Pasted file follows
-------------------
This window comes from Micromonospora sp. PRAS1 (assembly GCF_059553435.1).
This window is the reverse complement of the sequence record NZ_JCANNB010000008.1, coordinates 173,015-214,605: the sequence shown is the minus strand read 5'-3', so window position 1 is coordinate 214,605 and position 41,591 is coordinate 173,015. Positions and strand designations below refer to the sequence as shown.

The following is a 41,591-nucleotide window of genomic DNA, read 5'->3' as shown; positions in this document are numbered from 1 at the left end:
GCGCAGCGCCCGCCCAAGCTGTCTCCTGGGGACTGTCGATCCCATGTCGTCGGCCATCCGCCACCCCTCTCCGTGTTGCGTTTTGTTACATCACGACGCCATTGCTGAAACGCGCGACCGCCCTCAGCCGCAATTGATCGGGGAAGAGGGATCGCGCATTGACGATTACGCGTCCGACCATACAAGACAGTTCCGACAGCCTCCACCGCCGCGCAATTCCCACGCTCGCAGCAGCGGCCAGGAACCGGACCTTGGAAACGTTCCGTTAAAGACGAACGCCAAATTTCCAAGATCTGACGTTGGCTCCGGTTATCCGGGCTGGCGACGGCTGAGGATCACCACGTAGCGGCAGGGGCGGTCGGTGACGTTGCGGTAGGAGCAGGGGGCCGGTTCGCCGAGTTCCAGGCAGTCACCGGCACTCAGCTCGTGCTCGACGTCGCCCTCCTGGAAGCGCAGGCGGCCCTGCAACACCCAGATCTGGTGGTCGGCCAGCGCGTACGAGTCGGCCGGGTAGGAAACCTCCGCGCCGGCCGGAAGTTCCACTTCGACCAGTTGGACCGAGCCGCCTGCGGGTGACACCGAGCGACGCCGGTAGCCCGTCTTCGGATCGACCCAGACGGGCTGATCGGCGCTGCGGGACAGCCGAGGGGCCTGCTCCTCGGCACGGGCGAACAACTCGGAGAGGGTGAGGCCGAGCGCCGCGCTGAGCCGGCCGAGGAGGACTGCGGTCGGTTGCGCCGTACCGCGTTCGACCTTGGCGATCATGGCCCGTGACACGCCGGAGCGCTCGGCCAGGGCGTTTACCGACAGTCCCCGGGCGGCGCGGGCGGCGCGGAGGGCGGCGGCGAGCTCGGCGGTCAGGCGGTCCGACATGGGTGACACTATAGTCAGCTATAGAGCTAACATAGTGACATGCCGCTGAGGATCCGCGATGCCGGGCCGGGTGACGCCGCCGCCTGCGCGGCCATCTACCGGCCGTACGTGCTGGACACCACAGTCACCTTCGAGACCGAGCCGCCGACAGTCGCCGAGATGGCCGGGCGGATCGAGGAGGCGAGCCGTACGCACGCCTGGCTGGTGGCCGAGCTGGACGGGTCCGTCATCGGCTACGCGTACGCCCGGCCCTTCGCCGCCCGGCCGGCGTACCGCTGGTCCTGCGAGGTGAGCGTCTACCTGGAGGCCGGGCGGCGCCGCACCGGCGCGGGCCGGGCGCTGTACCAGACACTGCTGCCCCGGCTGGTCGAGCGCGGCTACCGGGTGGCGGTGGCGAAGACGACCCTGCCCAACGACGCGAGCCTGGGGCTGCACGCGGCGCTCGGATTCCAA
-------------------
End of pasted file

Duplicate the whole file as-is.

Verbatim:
This window comes from Micromonospora sp. PRAS1 (assembly GCF_059553435.1).
This window is the reverse complement of the sequence record NZ_JCANNB010000008.1, coordinates 173,015-214,605: the sequence shown is the minus strand read 5'-3', so window position 1 is coordinate 214,605 and position 41,591 is coordinate 173,015. Positions and strand designations below refer to the sequence as shown.

The following is a 41,591-nucleotide window of genomic DNA, read 5'->3' as shown; positions in this document are numbered from 1 at the left end:
GCGCAGCGCCCGCCCAAGCTGTCTCCTGGGGACTGTCGATCCCATGTCGTCGGCCATCCGCCACCCCTCTCCGTGTTGCGTTTTGTTACATCACGACGCCATTGCTGAAACGCGCGACCGCCCTCAGCCGCAATTGATCGGGGAAGAGGGATCGCGCATTGACGATTACGCGTCCGACCATACAAGACAGTTCCGACAGCCTCCACCGCCGCGCAATTCCCACGCTCGCAGCAGCGGCCAGGAACCGGACCTTGGAAACGTTCCGTTAAAGACGAACGCCAAATTTCCAAGATCTGACGTTGGCTCCGGTTATCCGGGCTGGCGACGGCTGAGGATCACCACGTAGCGGCAGGGGCGGTCGGTGACGTTGCGGTAGGAGCAGGGGGCCGGTTCGCCGAGTTCCAGGCAGTCACCGGCACTCAGCTCGTGCTCGACGTCGCCCTCCTGGAAGCGCAGGCGGCCCTGCAACACCCAGATCTGGTGGTCGGCCAGCGCGTACGAGTCGGCCGGGTAGGAAACCTCCGCGCCGGCCGGAAGTTCCACTTCGACCAGTTGGACCGAGCCGCCTGCGGGTGACACCGAGCGACGCCGGTAGCCCGTCTTCGGATCGACCCAGACGGGCTGATCGGCGCTGCGGGACAGCCGAGGGGCCTGCTCCTCGGCACGGGCGAACAACTCGGAGAGGGTGAGGCCGAGCGCCGCGCTGAGCCGGCCGAGGAGGACTGCGGTCGGTTGCGCCGTACCGCGTTCGACCTTGGCGATCATGGCCCGTGACACGCCGGAGCGCTCGGCCAGGGCGTTTACCGACAGTCCCCGGGCGGCGCGGGCGGCGCGGAGGGCGGCGGCGAGCTCGGCGGTCAGGCGGTCCGACATGGGTGACACTATAGTCAGCTATAGAGCTAACATAGTGACATGCCGCTGAGGATCCGCGATGCCGGGCCGGGTGACGCCGCCGCCTGCGCGGCCATCTACCGGCCGTACGTGCTGGACACCACAGTCACCTTCGAGACCGAGCCGCCGACAGTCGCCGAGATGGCCGGGCGGATCGAGGAGGCGAGCCGTACGCACGCCTGGCTGGTGGCCGAGCTGGACGGGTCCGTCATCGGCTACGCGTACGCCCGGCCCTTCGCCGCCCGGCCGGCGTACCGCTGGTCCTGCGAGGTGAGCGTCTACCTGGAGGCCGGGCGGCGCCGCACCGGCGCGGGCCGGGCGCTGTACCAGACACTGCTGCCCCGGCTGGTCGAGCGCGGCTACCGGGTGGCGGTGGCGAAGACGACCCTGCCCAACGACGCGAGCCTGGGGCTGCACGCGGCGCTCGGATTCCAA